You are here

AT&T

Companies Routinely Steer Analysts to Deliver Earnings Surprises

With nudges and phone calls, analysts are urged to lower their estimates, making it easier for companies to beat them; ‘a rigged race,’ says Barry Diller
Original publication date: 
Thursday, August 4, 2016 - 11:58

In April, AT&T 

U.S. Corporations Increasingly Adjust to Mind the GAAP

The use of figures that exclude certain items is becoming more prominent in corporate filings
Original publication date: 
Monday, December 14, 2015 - 20:28

A financial obfuscation of the dot-com era is making a comeback: Hundreds of U.S. companies are trumpeting adjusted net income, adjusted sales and “adjusted Ebitda.”

Companies Cash In on Tax Breaks From Employee Retirement Plans

Original publication date: 
Thursday, January 31, 2002 (All day)

 

Rosel Patton, a 49-year-old switch engineer in Marlboro, Mass., doesn't realize it, but when she saves for retirement by contributing to her 401(k), she's also helping her company save money.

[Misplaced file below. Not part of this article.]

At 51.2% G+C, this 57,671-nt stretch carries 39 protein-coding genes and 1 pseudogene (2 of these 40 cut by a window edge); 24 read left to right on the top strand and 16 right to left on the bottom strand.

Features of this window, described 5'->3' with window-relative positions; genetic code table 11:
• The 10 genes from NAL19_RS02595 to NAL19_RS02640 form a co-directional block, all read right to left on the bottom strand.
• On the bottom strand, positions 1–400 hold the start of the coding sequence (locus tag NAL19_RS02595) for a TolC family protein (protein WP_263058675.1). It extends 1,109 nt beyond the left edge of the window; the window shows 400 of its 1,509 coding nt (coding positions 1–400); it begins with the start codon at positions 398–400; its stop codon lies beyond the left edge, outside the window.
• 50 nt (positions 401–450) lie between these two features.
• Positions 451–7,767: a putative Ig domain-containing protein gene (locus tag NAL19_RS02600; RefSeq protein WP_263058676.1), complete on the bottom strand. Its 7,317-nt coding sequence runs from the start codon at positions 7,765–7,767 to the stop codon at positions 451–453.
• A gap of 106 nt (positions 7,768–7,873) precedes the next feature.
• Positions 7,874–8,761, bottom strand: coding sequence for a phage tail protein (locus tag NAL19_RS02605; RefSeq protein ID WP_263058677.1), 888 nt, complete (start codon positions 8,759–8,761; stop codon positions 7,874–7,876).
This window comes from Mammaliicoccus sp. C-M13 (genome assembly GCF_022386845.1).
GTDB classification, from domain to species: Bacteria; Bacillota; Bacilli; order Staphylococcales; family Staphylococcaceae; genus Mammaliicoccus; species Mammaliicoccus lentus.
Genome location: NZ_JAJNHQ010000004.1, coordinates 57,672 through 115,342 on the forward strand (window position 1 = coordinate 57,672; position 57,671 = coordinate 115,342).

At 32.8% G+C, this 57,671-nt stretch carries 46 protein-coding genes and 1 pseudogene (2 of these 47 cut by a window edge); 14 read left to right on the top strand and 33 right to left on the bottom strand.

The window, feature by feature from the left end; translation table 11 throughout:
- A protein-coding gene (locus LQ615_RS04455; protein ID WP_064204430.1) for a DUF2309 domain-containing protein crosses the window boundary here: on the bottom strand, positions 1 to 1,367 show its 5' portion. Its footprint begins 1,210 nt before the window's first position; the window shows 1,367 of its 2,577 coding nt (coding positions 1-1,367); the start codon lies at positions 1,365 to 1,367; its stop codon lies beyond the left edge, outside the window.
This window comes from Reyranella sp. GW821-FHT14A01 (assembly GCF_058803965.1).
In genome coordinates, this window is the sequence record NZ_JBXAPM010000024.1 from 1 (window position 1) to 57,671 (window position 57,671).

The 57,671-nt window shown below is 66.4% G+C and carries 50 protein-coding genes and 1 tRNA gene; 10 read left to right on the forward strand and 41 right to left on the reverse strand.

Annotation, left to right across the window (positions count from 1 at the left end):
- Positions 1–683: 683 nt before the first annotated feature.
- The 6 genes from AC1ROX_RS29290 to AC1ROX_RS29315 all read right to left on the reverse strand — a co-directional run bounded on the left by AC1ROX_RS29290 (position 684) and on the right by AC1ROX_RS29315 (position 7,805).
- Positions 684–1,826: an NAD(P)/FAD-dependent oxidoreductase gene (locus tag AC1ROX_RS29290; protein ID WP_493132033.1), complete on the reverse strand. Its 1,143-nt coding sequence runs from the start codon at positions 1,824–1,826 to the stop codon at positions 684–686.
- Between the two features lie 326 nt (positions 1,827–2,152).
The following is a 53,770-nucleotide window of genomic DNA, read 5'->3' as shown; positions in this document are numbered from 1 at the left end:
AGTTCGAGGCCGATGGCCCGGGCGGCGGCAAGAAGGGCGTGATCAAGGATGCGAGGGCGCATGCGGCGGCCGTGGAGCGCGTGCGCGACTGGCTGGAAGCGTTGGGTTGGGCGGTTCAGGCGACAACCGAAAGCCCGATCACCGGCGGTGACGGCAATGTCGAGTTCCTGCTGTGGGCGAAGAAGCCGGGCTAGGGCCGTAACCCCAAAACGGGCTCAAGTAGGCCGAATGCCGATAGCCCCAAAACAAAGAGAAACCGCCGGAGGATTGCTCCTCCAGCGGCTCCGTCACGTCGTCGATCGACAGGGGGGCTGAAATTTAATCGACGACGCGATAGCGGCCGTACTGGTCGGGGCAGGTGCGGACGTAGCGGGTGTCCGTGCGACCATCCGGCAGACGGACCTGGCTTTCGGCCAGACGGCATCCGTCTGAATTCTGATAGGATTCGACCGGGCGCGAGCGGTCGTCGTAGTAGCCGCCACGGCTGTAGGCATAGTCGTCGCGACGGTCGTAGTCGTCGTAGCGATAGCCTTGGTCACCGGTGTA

The CEO Health Plan

In Era of Givebacks, Some Executives Get Free Coverage After They Retire
Original publication date: 
Thursday, April 13, 2006 (All day)

At a time when companies are scaling back health benefits for other retirees, former top executives at many corporations are receiving partial or full lifetime medical coverage on top of pensions valued at millions of dollars, a Wall Street Journal analysis of dozens of recent securities filings indicates.

How Lucent's Retiree Programs Cost It Zero, Even Yielded Profit

Trusts Paid the Tab -- Till Now; Facing Need to Use Cash, Company Imposes Cuts A Handy Tool for Downsizing
Original publication date: 
Monday, March 29, 2004 (All day)

Henry Schacht, Lucent Technologies Inc.'s former chief executive and still a director, met with retirees in 10 states last fall to explain why Lucent was cutting their medical and life-insurance benefits.

Well-Hidden Perk Adds Up To Big Money for Executives

Deferred-Compensation Plans Give Tax Benefits, But Are Poorly Disclosed and Add to Liability
Original publication date: 
Friday, October 11, 2002 (All day)

Last year, John R. Stafford, chairman of pharmaceutical giant Wyeth, earned $1.8 million in salary. He also was awarded a $1.97 million bonus, restricted stock valued at $724,283 and 630,000 stock options.

That much shareholders can learn from glancing at the company's proxy.

Subscribe to RSS - AT&T